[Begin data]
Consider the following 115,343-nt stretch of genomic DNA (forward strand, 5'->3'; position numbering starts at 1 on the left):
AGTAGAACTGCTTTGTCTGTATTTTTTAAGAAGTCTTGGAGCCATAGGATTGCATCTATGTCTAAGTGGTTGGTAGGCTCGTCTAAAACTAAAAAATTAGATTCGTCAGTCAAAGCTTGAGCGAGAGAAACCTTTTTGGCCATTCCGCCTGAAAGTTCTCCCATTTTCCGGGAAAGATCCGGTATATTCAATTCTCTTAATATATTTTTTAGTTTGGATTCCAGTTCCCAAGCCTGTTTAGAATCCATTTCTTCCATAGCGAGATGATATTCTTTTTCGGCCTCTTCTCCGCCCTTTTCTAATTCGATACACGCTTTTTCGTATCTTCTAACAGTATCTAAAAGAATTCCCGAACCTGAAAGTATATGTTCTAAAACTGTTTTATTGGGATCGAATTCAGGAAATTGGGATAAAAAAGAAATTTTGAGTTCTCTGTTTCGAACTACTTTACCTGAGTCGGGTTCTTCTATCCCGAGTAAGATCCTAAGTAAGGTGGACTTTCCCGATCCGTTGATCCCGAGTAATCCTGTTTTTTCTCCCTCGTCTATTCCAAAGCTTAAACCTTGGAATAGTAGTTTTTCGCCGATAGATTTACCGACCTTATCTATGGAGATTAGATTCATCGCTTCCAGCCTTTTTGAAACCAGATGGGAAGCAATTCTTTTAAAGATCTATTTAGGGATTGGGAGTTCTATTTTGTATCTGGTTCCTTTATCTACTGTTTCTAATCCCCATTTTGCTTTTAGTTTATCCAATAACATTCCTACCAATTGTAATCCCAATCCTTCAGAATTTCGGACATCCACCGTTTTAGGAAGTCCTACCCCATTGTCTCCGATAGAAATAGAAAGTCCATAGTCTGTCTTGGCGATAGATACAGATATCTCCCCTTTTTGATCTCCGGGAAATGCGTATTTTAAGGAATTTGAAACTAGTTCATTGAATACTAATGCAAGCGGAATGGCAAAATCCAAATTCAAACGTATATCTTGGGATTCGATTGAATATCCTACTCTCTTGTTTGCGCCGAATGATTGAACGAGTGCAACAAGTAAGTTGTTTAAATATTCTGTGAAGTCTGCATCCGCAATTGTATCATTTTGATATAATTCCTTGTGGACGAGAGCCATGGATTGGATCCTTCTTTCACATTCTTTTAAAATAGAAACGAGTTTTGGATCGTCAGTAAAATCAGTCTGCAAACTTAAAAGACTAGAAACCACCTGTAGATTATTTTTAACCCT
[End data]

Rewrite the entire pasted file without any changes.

Consider the following 115,343-nt stretch of genomic DNA (forward strand, 5'->3'; position numbering starts at 1 on the left):
AGTAGAACTGCTTTGTCTGTATTTTTTAAGAAGTCTTGGAGCCATAGGATTGCATCTATGTCTAAGTGGTTGGTAGGCTCGTCTAAAACTAAAAAATTAGATTCGTCAGTCAAAGCTTGAGCGAGAGAAACCTTTTTGGCCATTCCGCCTGAAAGTTCTCCCATTTTCCGGGAAAGATCCGGTATATTCAATTCTCTTAATATATTTTTTAGTTTGGATTCCAGTTCCCAAGCCTGTTTAGAATCCATTTCTTCCATAGCGAGATGATATTCTTTTTCGGCCTCTTCTCCGCCCTTTTCTAATTCGATACACGCTTTTTCGTATCTTCTAACAGTATCTAAAAGAATTCCCGAACCTGAAAGTATATGTTCTAAAACTGTTTTATTGGGATCGAATTCAGGAAATTGGGATAAAAAAGAAATTTTGAGTTCTCTGTTTCGAACTACTTTACCTGAGTCGGGTTCTTCTATCCCGAGTAAGATCCTAAGTAAGGTGGACTTTCCCGATCCGTTGATCCCGAGTAATCCTGTTTTTTCTCCCTCGTCTATTCCAAAGCTTAAACCTTGGAATAGTAGTTTTTCGCCGATAGATTTACCGACCTTATCTATGGAGATTAGATTCATCGCTTCCAGCCTTTTTGAAACCAGATGGGAAGCAATTCTTTTAAAGATCTATTTAGGGATTGGGAGTTCTATTTTGTATCTGGTTCCTTTATCTACTGTTTCTAATCCCCATTTTGCTTTTAGTTTATCCAATAACATTCCTACCAATTGTAATCCCAATCCTTCAGAATTTCGGACATCCACCGTTTTAGGAAGTCCTACCCCATTGTCTCCGATAGAAATAGAAAGTCCATAGTCTGTCTTGGCGATAGATACAGATATCTCCCCTTTTTGATCTCCGGGAAATGCGTATTTTAAGGAATTTGAAACTAGTTCATTGAATACTAATGCAAGCGGAATGGCAAAATCCAAATTCAAACGTATATCTTGGGATTCGATTGAATATCCTACTCTCTTGTTTGCGCCGAATGATTGAACGAGTGCAACAAGTAAGTTGTTTAAATATTCTGTGAAGTCTGCATCCGCAATTGTATCATTTTGATATAATTCCTTGTGGACGAGAGCCATGGATTGGATCCTTCTTTCACATTCTTTTAAAATAGAAACGAGTTTTGGATCGTCAGTAAAATCAGTCTGCAAACTTAAAAGACTAGAAACCACCTGTAGATTATTTTTAACCCT